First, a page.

About Anglesey Abbey
The historic Anglesey Abbey is a Jacobean-style mansion in Cambridgeshire, built on the site of a medieval priory. In the 20th century it became the home of Lord Fairhaven, who transformed it into the vibrant and interesting site it is today!
Anglesey Abbey history
It is believed that the site of Anglesey Abbey was first used as a monastery around 1100, and grew to become a thriving monastic settlement throughout the early Middle Ages. However, like many similar sites across England, Anglesey Priory was dissolved in 1535 during the reign of Henry VIII.
Becoming a private house, the site was modified several times over the next 400 years, including its conversion to the Jacobean-style building seen today and its renaming as Anglesey Abbey.
It was in the 1930s however that Anglesey Abbey really saw a great transition when it came into the possession of Huttleston Broughton, 1st Lord Fairhaven. A widespread program of development saw the creation of magnificent gardens as well as alterations to the house itself, inspired by his love of 18th century culture.
Upon his death, he left the house to the care of the National Trust with the instructions that it be preserved as “a complete and furnished entity so that it retains as far as possible the character of an English Home”.
Anglesey Abbey today
Today, visitors to Anglesey Abbey can explore both the beautiful gardens and the grand house – including surviving elements of the original Augustinian monastery, such as the chapter house and monk’s parlour.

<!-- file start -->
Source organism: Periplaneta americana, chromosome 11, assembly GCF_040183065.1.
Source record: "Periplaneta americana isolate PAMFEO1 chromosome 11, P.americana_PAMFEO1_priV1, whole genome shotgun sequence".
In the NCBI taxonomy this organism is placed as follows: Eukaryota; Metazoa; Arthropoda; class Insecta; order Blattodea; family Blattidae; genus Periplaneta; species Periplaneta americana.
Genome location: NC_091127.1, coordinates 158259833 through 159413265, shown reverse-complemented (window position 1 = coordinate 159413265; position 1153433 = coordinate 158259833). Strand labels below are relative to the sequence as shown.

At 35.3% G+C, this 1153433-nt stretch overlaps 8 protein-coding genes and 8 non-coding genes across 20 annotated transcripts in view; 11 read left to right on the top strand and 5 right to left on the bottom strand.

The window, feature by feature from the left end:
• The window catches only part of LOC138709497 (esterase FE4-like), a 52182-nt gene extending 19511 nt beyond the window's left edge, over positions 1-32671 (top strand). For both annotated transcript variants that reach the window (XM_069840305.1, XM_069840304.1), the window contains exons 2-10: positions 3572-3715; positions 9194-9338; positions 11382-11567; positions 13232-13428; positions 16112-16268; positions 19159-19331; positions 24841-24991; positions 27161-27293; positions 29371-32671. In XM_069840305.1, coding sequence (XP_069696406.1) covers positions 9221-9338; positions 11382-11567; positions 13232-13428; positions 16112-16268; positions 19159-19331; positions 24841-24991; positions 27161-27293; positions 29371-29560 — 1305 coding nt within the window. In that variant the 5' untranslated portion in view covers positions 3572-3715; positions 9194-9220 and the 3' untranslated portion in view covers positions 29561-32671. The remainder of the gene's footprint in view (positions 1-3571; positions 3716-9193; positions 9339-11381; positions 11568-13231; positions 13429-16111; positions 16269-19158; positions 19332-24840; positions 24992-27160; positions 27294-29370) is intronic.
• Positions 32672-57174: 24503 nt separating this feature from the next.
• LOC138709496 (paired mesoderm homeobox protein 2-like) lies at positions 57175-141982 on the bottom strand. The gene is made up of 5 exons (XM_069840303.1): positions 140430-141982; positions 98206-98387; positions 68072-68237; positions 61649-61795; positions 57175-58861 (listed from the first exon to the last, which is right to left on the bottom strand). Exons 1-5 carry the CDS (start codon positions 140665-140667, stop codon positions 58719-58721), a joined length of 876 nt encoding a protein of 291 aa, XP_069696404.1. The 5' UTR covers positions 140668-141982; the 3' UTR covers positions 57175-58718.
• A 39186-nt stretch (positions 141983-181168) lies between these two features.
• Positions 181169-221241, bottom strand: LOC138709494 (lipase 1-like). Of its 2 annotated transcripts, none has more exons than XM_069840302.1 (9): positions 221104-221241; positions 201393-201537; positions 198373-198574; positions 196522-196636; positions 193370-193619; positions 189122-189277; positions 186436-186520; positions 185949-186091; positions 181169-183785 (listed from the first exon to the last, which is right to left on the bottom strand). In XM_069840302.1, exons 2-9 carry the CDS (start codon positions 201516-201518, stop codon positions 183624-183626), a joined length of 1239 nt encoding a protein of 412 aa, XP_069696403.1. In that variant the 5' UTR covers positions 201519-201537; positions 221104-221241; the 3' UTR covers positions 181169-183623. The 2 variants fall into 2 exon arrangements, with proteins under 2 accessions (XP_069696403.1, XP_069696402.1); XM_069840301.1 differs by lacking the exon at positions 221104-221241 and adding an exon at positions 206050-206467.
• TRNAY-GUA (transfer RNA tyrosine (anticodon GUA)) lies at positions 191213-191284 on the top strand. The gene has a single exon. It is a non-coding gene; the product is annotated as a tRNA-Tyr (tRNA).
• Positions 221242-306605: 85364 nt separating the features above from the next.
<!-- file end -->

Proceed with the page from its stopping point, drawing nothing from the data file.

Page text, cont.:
The house itself boasts impressive collections of antique furnishings, sculpture and art as well as a wide collection of historic clocks, one of Lord Fairhaven’s particular passions.
The garden’s highlights include a fantastic collection of statues and sculptures and a 150 year-old working watermill, as well as a host of activities for children such as a spectacular giant tree-house!
Getting to Anglesey Abbey
Anglesey Abbey is located in the village of Lode, 6 miles northeast of Cambridge on the B1102 road. There is free parking 50 yards from the site, while the number 11 bus stops a 5-minute walk away at the Quy Road Stop. The nearest train stations are Cambridge and Newmarket, 6 miles away.
Come with us and explore the rich historic legacy of Cambridgeshire, a county home to glorious manor houses, ornate medieval churches and, of course, the iconic Cambridge University.